The device then develops in a tree pattern according to the same relationship to reach a stage p having 2p convolution circuits p1 to p2 p that are identical to the base circuits 201 and 202. These circuits receive the signals coming from the preceding stage two by two, and also receive the wavelet signals from the circuit 103 and a clock signal Hp at the frequency 1/2p with respect to the frequency of the clock signal H0. At the output of this stage, we thus obtain the signals Sp,1 to Sp,2 p.

The set of signals S1,1 to Sp,2 p leaving by all the stages is applied to a selector 104 which enables the selection of the depth of the analysis, namely the stage a which the results obtained by the analysis will be studied. This selector enables the selection of all the signals corresponding to a stage, namely, for example, S1,1 and S1,2 or Sp,1 to Sp,2p. For, as we have seen further above, the operation of analysis quickly becomes stationary, and then the processing does not need to be taken any further: this is useful since the products of convolution correspond to relatively lengthy computations.

The signals thus selected may be applied to different interpreting instruments. FIG. 4 shows a simple interpreting instrument 105 which is a simple display device having 2P rows and N/2P columns. The signals are applied to the rows and their variation along along the columns corresponds to a time scale which is that of the window of analysis of the signal S(t) divided into N/2P points. Depending on the chosen depth of selection, one and the same signal could be applied to several rows, since their number is designed to apply the maximum number of signals delivered by the stage p.

In another example, the signals are applied to a neuronal net 106. This net, as is known, gets configured automatically, according to a self-learning system as and when analysis signals are applied to it. After having received a certain number of signals, corresponding to different classes of signals S(t) analyzed, the neuronal net will give a response enabling the classification of any subsequently analyzed signal S(t) under one of the various categories resulting precisely from the self-learning of the neuronal net.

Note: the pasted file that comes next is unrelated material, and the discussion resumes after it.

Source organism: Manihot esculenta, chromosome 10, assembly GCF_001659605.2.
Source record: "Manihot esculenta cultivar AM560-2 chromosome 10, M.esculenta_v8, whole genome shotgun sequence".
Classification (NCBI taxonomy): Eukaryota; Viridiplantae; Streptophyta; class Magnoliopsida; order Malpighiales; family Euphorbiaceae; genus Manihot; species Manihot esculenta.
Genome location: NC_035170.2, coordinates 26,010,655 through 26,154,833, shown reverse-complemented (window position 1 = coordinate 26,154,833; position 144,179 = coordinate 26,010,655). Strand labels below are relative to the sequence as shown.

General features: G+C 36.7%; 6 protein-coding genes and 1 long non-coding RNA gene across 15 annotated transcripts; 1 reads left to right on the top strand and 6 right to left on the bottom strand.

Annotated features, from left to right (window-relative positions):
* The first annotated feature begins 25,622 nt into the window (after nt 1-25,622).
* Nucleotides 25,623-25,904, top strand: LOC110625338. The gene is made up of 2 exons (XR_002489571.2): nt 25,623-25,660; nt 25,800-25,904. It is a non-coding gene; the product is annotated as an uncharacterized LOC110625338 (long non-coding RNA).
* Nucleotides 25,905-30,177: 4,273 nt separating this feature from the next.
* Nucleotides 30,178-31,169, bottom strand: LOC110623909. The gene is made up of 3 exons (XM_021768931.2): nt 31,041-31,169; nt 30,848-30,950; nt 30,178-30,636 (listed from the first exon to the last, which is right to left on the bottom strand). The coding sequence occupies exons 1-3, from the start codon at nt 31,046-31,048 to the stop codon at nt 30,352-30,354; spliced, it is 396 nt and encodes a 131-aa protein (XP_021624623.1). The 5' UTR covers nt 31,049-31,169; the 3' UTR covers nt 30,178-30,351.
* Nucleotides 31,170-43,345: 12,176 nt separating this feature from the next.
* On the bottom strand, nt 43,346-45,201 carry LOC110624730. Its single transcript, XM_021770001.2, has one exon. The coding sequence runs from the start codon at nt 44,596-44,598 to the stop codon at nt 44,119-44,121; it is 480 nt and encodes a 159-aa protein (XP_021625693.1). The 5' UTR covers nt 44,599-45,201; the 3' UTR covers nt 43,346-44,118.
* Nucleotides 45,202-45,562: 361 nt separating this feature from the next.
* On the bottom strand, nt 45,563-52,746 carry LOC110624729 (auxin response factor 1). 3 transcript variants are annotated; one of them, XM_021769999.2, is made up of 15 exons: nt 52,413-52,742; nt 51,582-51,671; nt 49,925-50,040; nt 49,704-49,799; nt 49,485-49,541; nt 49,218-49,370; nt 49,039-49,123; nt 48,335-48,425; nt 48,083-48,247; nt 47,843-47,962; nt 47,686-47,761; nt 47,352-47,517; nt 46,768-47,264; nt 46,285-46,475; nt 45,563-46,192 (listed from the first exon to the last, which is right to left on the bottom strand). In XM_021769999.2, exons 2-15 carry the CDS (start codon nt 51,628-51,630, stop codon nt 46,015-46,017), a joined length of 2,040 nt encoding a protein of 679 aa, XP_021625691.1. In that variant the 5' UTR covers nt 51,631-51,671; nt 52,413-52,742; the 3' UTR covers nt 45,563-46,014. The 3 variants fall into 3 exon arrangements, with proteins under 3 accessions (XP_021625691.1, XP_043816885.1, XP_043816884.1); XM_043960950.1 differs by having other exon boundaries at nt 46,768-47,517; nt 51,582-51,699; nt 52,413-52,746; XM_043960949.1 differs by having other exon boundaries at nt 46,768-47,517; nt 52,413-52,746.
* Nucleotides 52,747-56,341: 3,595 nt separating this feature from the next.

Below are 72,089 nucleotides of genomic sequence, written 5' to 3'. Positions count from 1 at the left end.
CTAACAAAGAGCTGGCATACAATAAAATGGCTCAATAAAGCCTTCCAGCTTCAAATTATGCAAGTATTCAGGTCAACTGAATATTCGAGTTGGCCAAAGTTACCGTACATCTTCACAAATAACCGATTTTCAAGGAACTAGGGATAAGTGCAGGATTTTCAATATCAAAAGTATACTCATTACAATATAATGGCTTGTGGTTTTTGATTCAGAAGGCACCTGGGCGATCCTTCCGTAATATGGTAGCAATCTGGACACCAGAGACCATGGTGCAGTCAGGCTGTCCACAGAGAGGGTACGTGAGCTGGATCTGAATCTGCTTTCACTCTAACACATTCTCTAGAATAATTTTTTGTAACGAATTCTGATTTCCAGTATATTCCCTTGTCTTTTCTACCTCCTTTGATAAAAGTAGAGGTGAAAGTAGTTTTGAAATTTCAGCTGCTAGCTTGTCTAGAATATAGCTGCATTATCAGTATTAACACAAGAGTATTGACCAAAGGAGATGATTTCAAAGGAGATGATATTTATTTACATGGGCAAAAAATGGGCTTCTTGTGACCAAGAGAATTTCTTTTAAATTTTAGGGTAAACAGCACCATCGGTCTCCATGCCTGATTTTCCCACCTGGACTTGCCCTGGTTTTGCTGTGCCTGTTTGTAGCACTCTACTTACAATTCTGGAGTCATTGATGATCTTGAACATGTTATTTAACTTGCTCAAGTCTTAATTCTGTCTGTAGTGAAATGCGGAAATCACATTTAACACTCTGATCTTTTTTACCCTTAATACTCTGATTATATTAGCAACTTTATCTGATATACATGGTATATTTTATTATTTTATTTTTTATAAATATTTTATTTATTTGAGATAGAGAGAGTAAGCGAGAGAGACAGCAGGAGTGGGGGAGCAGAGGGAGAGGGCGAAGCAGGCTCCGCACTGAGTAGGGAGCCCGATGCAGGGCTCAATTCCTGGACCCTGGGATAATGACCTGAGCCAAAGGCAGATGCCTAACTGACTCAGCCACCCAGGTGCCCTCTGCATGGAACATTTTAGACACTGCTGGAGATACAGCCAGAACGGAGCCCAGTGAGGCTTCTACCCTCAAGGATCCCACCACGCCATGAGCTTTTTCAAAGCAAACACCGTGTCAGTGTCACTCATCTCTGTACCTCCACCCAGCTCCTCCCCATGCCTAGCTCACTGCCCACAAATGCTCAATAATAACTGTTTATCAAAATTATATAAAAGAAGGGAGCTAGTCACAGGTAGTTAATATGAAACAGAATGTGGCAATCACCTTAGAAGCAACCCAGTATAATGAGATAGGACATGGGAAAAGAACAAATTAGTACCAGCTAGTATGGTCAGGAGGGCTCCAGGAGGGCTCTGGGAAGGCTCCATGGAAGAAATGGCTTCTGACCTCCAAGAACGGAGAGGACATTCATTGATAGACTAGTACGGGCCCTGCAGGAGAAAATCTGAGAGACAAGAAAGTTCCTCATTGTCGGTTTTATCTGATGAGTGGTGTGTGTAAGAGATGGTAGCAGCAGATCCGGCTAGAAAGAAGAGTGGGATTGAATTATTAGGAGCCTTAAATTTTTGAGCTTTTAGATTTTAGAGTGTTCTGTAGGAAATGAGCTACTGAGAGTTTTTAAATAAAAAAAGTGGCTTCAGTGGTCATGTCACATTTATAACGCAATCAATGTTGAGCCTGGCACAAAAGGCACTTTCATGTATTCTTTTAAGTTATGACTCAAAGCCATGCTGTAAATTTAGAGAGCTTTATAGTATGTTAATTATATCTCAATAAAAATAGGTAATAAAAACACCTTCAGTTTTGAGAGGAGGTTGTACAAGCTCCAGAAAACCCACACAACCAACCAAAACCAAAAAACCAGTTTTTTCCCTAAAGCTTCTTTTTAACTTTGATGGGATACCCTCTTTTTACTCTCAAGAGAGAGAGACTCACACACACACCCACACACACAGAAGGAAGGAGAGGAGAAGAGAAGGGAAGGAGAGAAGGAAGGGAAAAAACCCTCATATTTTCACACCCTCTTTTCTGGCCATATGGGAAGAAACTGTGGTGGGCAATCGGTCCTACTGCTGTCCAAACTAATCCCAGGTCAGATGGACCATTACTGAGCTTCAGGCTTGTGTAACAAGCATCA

As can be seen, the only computational operation performed in this device is a product of convolution and the results are obtained by the combination of these products as well as, of course, by the use of the wavelet coefficients and of the appropriate clock frequencies. It is therefore quite possible, as a variant, to use a smaller number of convolution circuits such as 201 and 202 and, ultimately, even just one of these circuits, in applying the necessary signals to it by means of a set of appropriate change-over switches obtained, for example, by means of a combinational circuit. These signals are, firstly, the previous results, suitably memorized and, secondly, the wavelet signals given at request by the memory 103 as well as the clock signals which too are given at request by the circuit 102. The processing periods will, of course, be substantially lengthier and the signals for one and the same depth of analysis will not all be available at the same instant since they will be gradually memorized in the intermediate memory. On the other hand, the volume of the material used will be smaller.

Under these conditions, and as another alternative embodiment, it is possible to use a standard computer suitably programmed to perform all these operations.